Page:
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Sound localisation

Posted on 2007/01/10 - 20:30

I'm feeling obliged to write something again here, since it's been a few days since the last post. I've had a few interesting days partly due to some tweaking of the Intercab project and some hardware juggling because the neighbours' computer died a horrible dead and it was my (paid, mind you) duty to bring it back to life. The most interesting thing however was an article in the current special edition of Sciantific American where I wholly disagreed with.

The problem is that professor Masakazu Konishi of the California Institute of Technology proposes and dissects the systems involved for determining the location of a sound in barn owls. His theory is based on an old model originally sketched out in 1948 by Lloyd A. Jeffress (this document contains the general idea) which is still assumed to be correct. The ear however already sends signals regarding the current phase of the sound wave (if I understand all articles read so far correctly) to the brain, and this model needs on top of that also something called delay lines. These delay lines would slow down the action potential of neurons, and even then this model doesn't wholly fit the actual observed biological behavior of the brain. So, I've been in touch with M. Konishi in the hope of getting more details and a better understanding. My last mail (partially) contained the following few paragraphs;

My trouble with grasping the functioning of delay lines is that I've never heard of them before, and can't find any articles explicitly explaining their biological mechanisms. I tend to believe right now that Jeffress' model is incorrect because it requires these lines which aren't proven to exist beyond doubt and are an extra requirement needed for the model to work. Even articles by your hand unfortunately don't confirm or deny the existence of these lines.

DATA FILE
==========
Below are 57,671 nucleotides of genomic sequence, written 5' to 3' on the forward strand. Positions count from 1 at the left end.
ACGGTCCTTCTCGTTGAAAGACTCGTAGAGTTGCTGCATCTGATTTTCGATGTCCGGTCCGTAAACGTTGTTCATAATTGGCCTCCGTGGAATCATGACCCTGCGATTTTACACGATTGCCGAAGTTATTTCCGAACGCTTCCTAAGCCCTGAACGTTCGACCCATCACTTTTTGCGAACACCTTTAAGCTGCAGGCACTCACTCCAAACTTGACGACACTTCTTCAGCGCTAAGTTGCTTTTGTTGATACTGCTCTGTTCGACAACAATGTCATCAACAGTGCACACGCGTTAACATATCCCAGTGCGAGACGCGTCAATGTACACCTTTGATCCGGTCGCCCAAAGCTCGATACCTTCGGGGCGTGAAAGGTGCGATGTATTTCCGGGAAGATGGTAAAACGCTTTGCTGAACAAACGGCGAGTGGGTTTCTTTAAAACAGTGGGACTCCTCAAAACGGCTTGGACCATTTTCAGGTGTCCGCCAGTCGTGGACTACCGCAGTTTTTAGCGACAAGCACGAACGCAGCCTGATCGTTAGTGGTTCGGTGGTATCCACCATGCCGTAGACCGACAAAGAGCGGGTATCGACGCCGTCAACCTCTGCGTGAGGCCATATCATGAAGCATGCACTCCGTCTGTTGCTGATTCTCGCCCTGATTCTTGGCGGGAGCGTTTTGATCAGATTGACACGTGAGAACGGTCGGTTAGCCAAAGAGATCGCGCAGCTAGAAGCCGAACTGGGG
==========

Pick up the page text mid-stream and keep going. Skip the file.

I'm referring to [1] where you seem to suggest that the phase angle changes along the length of an axon and that therefore this axon is behaving like a delay line; "Magnocellular afferents phase-lock, discharging at a particular phase angle of a sinusoidal stimulus (14). Shifts in the phase angle indicate changes in conduction time." but it's (as far as I know) impossible for a discharging axon to influence the angle of it's action potential. Also keep in mind that the actual transfer of the action potential between neurons is done chemically, where no angle whatsoever is present. This is further enforced by a line in the discussion section stating "...the probability of recording from more than one site along a single axon is neglible." giving room for the suggestion that these potentials occurring at the time that they're representing a particular phase angle aren't originating from the same neuron.

For a non-expert as myself it makes much more sense that different neurons fire at different phase angles, and that these are mapped against signals from the other ear. When there's a difference in the angle at a particular time, it means that the sound didn't enter both ears simultaneously and the number of degrees in difference means which ear is closer to the sound, and exactly by how much.

For clarity I drew a little map [2] matching 0, 90, 180 and 270 degrees for two ears. The offset in degrees is directly correlated to the location of the sound, and I've filled in the approximate offset between the two ears required to let a particular neuron fire. At the bottom you can see axons from the left and right ear. If L0 (0 degrees phase angle left ear) would fire at the same time as R18 (180 degrees phase angle right ear) the neuron which is connected to these two will fire giving an offset of +180 degrees. In other words; the object is at the beings' right.

I know, I'm kicking against an established theory here. But maybe I'm right and they're wrong. Maybe I'm going to be proved wrong, which is even better. For example, I'm still not absolutely sure that the neurons from the ear actually provide the brain with this phase information. In either case, it's hugely interesting and hopefully I can soon tie some of this stuff together with perennial and get some cool stuff. We'll soon see, err, I mean, hear!

[: wacco :]


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